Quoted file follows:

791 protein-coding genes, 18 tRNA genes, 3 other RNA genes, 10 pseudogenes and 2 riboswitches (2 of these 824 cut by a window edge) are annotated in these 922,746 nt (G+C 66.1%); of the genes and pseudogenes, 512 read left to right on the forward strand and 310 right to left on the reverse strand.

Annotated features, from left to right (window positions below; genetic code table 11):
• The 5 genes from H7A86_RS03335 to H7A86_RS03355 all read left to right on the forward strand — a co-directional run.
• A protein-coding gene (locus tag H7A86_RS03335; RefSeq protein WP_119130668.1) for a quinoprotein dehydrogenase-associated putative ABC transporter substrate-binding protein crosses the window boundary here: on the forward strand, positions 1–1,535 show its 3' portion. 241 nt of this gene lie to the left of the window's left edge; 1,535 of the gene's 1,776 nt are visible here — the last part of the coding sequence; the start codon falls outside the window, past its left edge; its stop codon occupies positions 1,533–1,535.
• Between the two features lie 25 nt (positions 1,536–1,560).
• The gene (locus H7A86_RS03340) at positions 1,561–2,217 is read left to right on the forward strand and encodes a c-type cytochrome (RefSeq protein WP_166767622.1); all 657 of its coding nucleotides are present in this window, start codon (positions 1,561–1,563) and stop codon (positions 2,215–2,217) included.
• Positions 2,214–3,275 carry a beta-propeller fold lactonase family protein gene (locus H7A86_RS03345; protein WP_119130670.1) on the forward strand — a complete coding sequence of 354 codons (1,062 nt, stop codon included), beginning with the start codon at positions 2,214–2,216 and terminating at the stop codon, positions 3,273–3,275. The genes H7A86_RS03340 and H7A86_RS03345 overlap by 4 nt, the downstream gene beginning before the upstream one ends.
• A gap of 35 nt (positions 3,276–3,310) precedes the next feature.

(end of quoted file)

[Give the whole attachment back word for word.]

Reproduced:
791 protein-coding genes, 18 tRNA genes, 3 other RNA genes, 10 pseudogenes and 2 riboswitches (2 of these 824 cut by a window edge) are annotated in these 922,746 nt (G+C 66.1%); of the genes and pseudogenes, 512 read left to right on the forward strand and 310 right to left on the reverse strand.

Annotated features, from left to right (window positions below; genetic code table 11):
• The 5 genes from H7A86_RS03335 to H7A86_RS03355 all read left to right on the forward strand — a co-directional run.
• A protein-coding gene (locus tag H7A86_RS03335; RefSeq protein WP_119130668.1) for a quinoprotein dehydrogenase-associated putative ABC transporter substrate-binding protein crosses the window boundary here: on the forward strand, positions 1–1,535 show its 3' portion. 241 nt of this gene lie to the left of the window's left edge; 1,535 of the gene's 1,776 nt are visible here — the last part of the coding sequence; the start codon falls outside the window, past its left edge; its stop codon occupies positions 1,533–1,535.
• Between the two features lie 25 nt (positions 1,536–1,560).
• The gene (locus H7A86_RS03340) at positions 1,561–2,217 is read left to right on the forward strand and encodes a c-type cytochrome (RefSeq protein WP_166767622.1); all 657 of its coding nucleotides are present in this window, start codon (positions 1,561–1,563) and stop codon (positions 2,215–2,217) included.
• Positions 2,214–3,275 carry a beta-propeller fold lactonase family protein gene (locus H7A86_RS03345; protein WP_119130670.1) on the forward strand — a complete coding sequence of 354 codons (1,062 nt, stop codon included), beginning with the start codon at positions 2,214–2,216 and terminating at the stop codon, positions 3,273–3,275. The genes H7A86_RS03340 and H7A86_RS03345 overlap by 4 nt, the downstream gene beginning before the upstream one ends.
• A gap of 35 nt (positions 3,276–3,310) precedes the next feature.